Wooden Planks

After the Quirk and the Clown,
Time for Coney Island Boardwalk

When you think about the endangered Amazon forest, of which the biggest part is located in Brazil, thoughts about indigenous peoples, the environment, healing plants and the majestic Rainforest may come to your mind. But hardly ever the famed boardwalks of Coney Island, New York City.
In another one of those things you didn’t know, but now it hardly matters because it’s already on its way out, so it happens that the slabs of wood people have been stepping on and singing about since the 1920s are made of Ipe, a tropical hardwood that’s been depleted, along with most of everything else in the Amazon.
Ipe has been the wood of choice for city’s park benches, piers and walkaways, but all is changing now, starting by Coney Island. Either for environmental concerns, or “to enhance its real estate appeal,” the boardwalk is part of the city’s big plan to change the whole area, and is being redone with concrete strips.
Of course, people hate them. How are they supposed call it now? Stonewalk just doesn’t have the same ring to it. Worst, it’s all part of a sad trend of “reforming” Coney Island, which locals and lovers of its social-cultural significance, prefer to call gentrification.
A phenomenon that seems particularly intense and fast in New York, as it’s probably nowhere else. Or have you heard they’re replacing the storied Rooftops of Paris any time soon? In New York, though, we seem to be always racing toward the new, and Coney Island, we gotta say it, is each day resembling more like another middle America great adventure multiplex.
The park itself was never the problem, of course. It’s the area surrounding it that went into disarray in the 1960s, for lack of investments and basic incentives to low income families to prosper there. Despite chronic, huge swaths of undeveloped land, Coney Island saw a dramatic decline in affordable housing, decent schools, security, even jobs and infrastructure that would make living one hour from Manhattan bearable.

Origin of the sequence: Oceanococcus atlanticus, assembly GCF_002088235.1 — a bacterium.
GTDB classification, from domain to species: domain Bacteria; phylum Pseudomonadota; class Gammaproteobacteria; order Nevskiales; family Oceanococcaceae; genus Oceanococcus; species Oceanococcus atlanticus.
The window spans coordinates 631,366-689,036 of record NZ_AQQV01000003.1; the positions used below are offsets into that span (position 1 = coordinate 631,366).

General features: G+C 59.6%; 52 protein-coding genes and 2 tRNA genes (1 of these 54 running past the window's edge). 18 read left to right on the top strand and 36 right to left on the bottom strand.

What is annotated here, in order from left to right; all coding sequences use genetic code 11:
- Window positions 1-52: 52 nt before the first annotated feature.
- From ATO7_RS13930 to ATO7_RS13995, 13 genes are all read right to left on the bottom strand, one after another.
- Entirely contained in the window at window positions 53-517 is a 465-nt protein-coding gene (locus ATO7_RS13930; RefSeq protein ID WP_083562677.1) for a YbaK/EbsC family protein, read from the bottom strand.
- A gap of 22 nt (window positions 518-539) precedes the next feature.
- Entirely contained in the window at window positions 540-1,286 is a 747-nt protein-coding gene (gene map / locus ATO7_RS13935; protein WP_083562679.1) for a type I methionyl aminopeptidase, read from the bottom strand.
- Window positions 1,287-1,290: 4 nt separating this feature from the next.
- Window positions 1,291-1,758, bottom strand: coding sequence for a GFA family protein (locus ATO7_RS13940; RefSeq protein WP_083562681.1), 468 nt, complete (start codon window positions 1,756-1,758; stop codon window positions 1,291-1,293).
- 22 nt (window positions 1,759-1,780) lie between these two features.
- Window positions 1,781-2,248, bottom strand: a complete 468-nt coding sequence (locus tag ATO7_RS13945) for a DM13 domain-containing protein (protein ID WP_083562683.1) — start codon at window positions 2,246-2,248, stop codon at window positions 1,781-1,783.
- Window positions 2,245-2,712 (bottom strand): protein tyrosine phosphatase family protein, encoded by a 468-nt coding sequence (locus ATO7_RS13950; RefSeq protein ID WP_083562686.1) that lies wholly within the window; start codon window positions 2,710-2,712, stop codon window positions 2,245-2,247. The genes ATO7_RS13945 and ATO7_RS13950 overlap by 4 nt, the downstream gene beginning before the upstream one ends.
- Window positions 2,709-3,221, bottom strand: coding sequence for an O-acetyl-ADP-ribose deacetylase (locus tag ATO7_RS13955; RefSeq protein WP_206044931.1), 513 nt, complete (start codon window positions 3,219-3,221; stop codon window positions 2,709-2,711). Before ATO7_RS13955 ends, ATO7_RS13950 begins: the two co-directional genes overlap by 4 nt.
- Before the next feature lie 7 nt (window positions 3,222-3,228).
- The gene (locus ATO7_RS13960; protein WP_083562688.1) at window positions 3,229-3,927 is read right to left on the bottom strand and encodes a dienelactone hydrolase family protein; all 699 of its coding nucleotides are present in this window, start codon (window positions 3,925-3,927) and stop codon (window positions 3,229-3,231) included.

The switch from traditional boardwalk to concrete only adds insult to the injury for Coney Islanders, frustrated from seeing it vanish through their fingers and having no veto power over what’s been done to it. The official line is that none of the native hardwoods can be used as boardwalks, because they splinter way too easily.
And whoever proposes using plastic will have to meet the wrath of the now-unemployed Creepy Clown. We would definitely not recommend it.
For the record, we still love the place. We just can hardly bear visiting it these days, with its blocks of boarded storefronts and over-emphasis on hot-dogs, and beers, and high-tech roller-coasters.
It goes without saying, but Coney Island with almost none of the dirty, ill-reputed, fetid sideshows, and its homemade burlesque and scary carnies and sexy contortionists, all seemingly residing right behind the badly-lit stages, well, it’s just not the Coney Island we’ll never forget.

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